I also play a lead role in the campus’ cultural heritage programming for Latinx Heritage Month, Black History Month and Asian American Pacific Islander Heritage Month. The center administers the ACE peer-mentor program, advises MANdatory and hosts the Multiracial Mixer on a monthly basis. I also coordinate Dickinson's Bias Education and Response Team, serve as lead coordinator for Campus Inclusion Week (co-sponsored by multiple offices) and manage the Senior Community Recognition Ceremony for graduating students of color and international students. Additionally, we co-sponsor lectures and salons with the Clarke Forum, book groups and thematic displays with the Waidner-Spahr Library and various programs with academic departments.
2. How did Rocking the Closet come about?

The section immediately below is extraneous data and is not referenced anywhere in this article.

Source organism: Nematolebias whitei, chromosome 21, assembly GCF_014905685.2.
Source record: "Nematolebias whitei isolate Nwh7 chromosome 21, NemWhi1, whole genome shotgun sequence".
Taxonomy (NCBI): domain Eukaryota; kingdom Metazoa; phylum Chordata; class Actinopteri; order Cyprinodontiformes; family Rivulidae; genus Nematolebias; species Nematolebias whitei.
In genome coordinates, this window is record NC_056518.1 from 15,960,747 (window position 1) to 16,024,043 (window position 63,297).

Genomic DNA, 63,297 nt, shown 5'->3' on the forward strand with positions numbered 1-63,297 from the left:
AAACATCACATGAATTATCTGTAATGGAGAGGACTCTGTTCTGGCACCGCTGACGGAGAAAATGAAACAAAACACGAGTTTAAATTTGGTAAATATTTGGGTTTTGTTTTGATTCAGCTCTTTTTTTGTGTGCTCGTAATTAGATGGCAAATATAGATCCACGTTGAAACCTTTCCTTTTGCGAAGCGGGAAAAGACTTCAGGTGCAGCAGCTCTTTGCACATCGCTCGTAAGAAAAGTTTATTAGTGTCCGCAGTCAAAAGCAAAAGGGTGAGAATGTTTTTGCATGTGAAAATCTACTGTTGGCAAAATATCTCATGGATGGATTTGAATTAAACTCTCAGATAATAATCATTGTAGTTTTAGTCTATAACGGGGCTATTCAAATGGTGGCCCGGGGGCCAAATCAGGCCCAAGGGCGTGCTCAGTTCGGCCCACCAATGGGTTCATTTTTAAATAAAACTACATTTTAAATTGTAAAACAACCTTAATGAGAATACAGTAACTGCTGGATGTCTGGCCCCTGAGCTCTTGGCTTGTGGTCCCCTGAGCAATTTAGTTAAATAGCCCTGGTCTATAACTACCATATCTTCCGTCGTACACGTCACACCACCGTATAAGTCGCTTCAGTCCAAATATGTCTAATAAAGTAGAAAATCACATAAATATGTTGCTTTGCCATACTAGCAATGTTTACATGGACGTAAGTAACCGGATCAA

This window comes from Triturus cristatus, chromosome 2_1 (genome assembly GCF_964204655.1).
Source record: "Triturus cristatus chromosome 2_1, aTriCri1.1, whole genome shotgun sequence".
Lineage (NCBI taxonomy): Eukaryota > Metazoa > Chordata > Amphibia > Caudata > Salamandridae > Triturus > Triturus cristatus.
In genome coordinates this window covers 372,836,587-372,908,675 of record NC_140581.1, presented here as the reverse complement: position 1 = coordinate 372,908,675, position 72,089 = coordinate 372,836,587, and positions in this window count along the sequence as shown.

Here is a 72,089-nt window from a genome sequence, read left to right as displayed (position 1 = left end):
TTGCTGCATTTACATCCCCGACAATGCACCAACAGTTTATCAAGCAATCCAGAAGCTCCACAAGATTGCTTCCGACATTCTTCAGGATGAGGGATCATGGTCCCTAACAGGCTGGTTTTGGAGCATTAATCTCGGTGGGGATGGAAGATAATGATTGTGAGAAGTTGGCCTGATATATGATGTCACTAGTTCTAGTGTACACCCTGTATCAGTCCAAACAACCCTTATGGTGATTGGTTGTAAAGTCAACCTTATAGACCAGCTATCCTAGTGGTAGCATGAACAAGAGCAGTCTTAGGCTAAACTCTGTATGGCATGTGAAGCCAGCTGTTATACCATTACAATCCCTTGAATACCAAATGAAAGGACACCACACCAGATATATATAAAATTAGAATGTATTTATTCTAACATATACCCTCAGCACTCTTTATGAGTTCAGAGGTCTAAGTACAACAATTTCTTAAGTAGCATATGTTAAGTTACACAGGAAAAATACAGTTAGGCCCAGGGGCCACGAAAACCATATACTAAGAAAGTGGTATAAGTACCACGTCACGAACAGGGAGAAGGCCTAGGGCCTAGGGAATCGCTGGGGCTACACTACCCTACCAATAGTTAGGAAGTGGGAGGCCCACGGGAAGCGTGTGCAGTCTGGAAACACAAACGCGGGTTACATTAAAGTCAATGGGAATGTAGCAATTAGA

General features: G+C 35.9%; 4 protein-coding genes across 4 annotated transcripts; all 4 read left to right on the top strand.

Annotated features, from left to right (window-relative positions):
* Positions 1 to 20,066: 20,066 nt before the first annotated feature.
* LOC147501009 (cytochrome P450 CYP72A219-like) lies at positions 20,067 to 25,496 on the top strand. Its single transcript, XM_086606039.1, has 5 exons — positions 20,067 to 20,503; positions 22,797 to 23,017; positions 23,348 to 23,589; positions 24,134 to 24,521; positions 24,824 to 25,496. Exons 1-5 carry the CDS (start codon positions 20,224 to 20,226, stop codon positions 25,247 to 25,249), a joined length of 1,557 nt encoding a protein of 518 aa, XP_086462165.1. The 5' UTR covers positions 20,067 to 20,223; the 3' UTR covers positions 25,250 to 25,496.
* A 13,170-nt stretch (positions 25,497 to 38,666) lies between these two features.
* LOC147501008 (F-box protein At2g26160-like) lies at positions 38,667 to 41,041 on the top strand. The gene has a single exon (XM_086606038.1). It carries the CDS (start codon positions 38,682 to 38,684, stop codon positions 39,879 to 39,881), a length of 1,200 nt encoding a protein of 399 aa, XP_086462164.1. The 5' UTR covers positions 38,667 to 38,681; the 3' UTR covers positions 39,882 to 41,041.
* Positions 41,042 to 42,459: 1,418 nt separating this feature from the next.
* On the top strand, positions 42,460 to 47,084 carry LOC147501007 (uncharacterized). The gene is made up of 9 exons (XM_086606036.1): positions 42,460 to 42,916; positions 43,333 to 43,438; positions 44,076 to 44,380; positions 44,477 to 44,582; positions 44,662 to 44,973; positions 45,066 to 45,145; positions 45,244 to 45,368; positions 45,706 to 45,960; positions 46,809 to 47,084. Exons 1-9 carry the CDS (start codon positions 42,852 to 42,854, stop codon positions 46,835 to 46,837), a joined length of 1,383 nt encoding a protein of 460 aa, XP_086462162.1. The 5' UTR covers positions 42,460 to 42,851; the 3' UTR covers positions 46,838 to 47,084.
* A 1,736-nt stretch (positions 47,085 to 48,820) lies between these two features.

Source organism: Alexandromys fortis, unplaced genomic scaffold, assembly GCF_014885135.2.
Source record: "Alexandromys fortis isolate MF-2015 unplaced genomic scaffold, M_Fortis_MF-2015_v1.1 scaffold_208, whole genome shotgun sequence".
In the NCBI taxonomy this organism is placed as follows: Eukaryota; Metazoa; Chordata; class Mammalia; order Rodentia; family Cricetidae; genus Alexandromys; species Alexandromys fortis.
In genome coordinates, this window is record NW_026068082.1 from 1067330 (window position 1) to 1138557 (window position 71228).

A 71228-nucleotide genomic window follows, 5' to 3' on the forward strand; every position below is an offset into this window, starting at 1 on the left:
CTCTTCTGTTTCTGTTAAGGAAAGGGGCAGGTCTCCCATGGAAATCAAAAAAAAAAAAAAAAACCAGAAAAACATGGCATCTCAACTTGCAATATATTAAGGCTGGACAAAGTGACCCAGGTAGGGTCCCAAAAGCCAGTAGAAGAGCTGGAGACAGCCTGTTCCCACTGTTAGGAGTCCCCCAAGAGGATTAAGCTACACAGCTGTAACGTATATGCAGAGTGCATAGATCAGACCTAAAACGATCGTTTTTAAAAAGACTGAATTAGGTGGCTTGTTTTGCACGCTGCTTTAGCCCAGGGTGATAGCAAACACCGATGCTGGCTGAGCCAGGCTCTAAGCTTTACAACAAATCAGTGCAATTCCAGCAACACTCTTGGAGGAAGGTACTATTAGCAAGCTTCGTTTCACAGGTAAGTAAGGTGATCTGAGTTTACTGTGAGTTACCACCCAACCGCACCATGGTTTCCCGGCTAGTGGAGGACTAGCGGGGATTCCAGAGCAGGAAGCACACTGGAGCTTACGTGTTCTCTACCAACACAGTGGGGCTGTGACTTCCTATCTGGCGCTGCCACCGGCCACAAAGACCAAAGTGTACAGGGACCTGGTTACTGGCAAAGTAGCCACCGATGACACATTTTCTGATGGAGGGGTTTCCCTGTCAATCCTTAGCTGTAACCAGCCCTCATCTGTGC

It’s an outgrowth of my dissertation research. My argument was based on the idea that people often think that before 1969 and the Stonewall Riots, people were closeted. And I wondered, “Well, if that were true, why is it that someone like Liberace was so popular?”
The four men in this book were very openly not following the masculine norms, but you didn’t necessarily know anything about their sex lives. In interviews, Johnny Mathis would talk about his parents or music lessons or being an athlete. He didn't talk about dating anyone. People just assumed that he hadn’t met the right woman yet. And then there are other performers who sort of played the freak, like Little Richard, who was able to stymie negative sexual stereotypes in black men by being this really over-the-top character. People were so focused on the makeup and the hair that they weren't necessarily even thinking about his sex life, you know?
Sometimes ambiguity can be very powerful. It’s fascinating, especially in relationships today, when identity politics sometimes can be understood very rigidly.